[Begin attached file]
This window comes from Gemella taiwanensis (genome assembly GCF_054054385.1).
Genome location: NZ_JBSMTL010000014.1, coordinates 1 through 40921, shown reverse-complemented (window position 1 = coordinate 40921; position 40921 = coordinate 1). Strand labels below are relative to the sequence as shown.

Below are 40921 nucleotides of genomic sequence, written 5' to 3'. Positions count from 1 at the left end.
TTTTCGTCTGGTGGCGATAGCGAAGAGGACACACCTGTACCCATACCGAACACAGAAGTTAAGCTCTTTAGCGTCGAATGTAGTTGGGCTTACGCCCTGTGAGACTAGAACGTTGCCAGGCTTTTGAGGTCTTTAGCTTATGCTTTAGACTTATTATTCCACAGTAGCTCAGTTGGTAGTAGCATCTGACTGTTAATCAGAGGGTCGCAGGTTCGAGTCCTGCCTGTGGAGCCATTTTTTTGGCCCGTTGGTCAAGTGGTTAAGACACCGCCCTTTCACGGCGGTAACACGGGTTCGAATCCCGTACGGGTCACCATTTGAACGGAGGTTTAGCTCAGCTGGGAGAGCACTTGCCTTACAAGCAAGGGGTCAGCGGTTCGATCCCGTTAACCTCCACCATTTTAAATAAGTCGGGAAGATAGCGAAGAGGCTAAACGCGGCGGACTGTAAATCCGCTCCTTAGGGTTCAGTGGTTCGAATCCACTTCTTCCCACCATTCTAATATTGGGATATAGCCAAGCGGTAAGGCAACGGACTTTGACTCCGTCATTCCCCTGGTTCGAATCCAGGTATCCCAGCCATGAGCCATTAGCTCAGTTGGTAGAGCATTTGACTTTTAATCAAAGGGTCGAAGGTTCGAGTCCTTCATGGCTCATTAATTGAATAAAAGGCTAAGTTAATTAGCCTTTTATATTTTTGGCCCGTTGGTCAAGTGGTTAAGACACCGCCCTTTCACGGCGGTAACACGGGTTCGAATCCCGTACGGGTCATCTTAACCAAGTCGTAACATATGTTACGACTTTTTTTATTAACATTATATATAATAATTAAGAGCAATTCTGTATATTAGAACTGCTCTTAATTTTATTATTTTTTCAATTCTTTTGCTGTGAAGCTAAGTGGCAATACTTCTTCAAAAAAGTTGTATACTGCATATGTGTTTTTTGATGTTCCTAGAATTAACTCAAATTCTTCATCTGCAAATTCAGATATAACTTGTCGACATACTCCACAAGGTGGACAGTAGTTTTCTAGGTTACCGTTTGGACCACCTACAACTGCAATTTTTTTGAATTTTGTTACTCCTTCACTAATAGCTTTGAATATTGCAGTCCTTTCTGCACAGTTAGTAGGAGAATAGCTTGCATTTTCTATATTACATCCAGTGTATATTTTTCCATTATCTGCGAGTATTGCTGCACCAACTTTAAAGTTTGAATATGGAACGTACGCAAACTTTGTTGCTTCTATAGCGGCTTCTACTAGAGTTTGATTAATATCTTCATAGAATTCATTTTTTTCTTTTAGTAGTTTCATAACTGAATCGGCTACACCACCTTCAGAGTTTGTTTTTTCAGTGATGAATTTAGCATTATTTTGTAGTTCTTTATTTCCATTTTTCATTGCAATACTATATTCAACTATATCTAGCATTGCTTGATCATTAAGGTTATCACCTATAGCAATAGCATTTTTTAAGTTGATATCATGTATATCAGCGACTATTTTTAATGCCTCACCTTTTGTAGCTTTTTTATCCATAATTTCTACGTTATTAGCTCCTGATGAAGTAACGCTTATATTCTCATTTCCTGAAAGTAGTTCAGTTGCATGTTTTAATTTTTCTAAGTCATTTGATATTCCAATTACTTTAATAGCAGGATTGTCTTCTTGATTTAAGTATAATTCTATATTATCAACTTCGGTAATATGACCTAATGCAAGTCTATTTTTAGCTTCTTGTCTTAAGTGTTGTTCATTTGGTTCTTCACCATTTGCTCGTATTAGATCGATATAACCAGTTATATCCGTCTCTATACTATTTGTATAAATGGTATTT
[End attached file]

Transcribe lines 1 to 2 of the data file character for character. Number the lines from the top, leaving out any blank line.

This window comes from Gemella taiwanensis (genome assembly GCF_054054385.1).
Genome location: NZ_JBSMTL010000014.1, coordinates 1 through 40921, shown reverse-complemented (window position 1 = coordinate 40921; position 40921 = coordinate 1). Strand labels below are relative to the sequence as shown.